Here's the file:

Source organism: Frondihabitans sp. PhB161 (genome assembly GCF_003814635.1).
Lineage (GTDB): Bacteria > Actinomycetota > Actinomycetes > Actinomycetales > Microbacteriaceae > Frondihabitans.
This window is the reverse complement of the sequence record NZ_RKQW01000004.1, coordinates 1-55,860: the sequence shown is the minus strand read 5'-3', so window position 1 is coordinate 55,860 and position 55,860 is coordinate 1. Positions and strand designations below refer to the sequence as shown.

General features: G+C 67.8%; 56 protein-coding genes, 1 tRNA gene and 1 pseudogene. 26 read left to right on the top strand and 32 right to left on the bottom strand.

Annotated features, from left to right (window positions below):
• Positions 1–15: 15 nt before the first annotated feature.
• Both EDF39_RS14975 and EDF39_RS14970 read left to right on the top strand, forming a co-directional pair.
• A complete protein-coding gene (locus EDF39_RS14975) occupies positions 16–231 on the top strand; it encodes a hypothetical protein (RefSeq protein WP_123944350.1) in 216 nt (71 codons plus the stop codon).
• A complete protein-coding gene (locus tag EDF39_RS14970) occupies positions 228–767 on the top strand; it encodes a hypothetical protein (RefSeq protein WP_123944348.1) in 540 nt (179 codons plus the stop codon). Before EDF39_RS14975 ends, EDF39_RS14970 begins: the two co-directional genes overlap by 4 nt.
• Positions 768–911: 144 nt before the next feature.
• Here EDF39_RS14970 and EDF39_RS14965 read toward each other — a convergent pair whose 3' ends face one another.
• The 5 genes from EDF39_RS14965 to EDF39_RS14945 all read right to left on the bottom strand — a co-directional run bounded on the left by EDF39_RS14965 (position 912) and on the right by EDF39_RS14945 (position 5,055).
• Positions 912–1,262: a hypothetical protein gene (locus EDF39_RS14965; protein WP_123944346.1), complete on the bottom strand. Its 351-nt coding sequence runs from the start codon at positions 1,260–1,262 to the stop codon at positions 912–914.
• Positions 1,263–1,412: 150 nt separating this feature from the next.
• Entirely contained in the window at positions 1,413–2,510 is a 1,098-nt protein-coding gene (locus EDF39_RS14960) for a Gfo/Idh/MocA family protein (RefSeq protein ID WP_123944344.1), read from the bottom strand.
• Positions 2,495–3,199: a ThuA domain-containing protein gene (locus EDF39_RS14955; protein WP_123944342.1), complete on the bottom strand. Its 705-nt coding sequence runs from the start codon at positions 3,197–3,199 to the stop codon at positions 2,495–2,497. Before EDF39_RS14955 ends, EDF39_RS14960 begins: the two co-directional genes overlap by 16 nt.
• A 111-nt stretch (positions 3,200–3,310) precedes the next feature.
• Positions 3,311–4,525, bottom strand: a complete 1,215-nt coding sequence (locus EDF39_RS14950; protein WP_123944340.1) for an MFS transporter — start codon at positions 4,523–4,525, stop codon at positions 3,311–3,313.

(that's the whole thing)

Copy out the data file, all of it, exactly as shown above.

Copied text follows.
Source organism: Frondihabitans sp. PhB161 (genome assembly GCF_003814635.1).
Lineage (GTDB): Bacteria > Actinomycetota > Actinomycetes > Actinomycetales > Microbacteriaceae > Frondihabitans.
This window is the reverse complement of the sequence record NZ_RKQW01000004.1, coordinates 1-55,860: the sequence shown is the minus strand read 5'-3', so window position 1 is coordinate 55,860 and position 55,860 is coordinate 1. Positions and strand designations below refer to the sequence as shown.

General features: G+C 67.8%; 56 protein-coding genes, 1 tRNA gene and 1 pseudogene. 26 read left to right on the top strand and 32 right to left on the bottom strand.

Annotated features, from left to right (window positions below):
• Positions 1–15: 15 nt before the first annotated feature.
• Both EDF39_RS14975 and EDF39_RS14970 read left to right on the top strand, forming a co-directional pair.
• A complete protein-coding gene (locus EDF39_RS14975) occupies positions 16–231 on the top strand; it encodes a hypothetical protein (RefSeq protein WP_123944350.1) in 216 nt (71 codons plus the stop codon).
• A complete protein-coding gene (locus tag EDF39_RS14970) occupies positions 228–767 on the top strand; it encodes a hypothetical protein (RefSeq protein WP_123944348.1) in 540 nt (179 codons plus the stop codon). Before EDF39_RS14975 ends, EDF39_RS14970 begins: the two co-directional genes overlap by 4 nt.
• Positions 768–911: 144 nt before the next feature.
• Here EDF39_RS14970 and EDF39_RS14965 read toward each other — a convergent pair whose 3' ends face one another.
• The 5 genes from EDF39_RS14965 to EDF39_RS14945 all read right to left on the bottom strand — a co-directional run bounded on the left by EDF39_RS14965 (position 912) and on the right by EDF39_RS14945 (position 5,055).
• Positions 912–1,262: a hypothetical protein gene (locus EDF39_RS14965; protein WP_123944346.1), complete on the bottom strand. Its 351-nt coding sequence runs from the start codon at positions 1,260–1,262 to the stop codon at positions 912–914.
• Positions 1,263–1,412: 150 nt separating this feature from the next.
• Entirely contained in the window at positions 1,413–2,510 is a 1,098-nt protein-coding gene (locus EDF39_RS14960) for a Gfo/Idh/MocA family protein (RefSeq protein ID WP_123944344.1), read from the bottom strand.
• Positions 2,495–3,199: a ThuA domain-containing protein gene (locus EDF39_RS14955; protein WP_123944342.1), complete on the bottom strand. Its 705-nt coding sequence runs from the start codon at positions 3,197–3,199 to the stop codon at positions 2,495–2,497. Before EDF39_RS14955 ends, EDF39_RS14960 begins: the two co-directional genes overlap by 16 nt.
• A 111-nt stretch (positions 3,200–3,310) precedes the next feature.
• Positions 3,311–4,525, bottom strand: a complete 1,215-nt coding sequence (locus EDF39_RS14950; protein WP_123944340.1) for an MFS transporter — start codon at positions 4,523–4,525, stop codon at positions 3,311–3,313.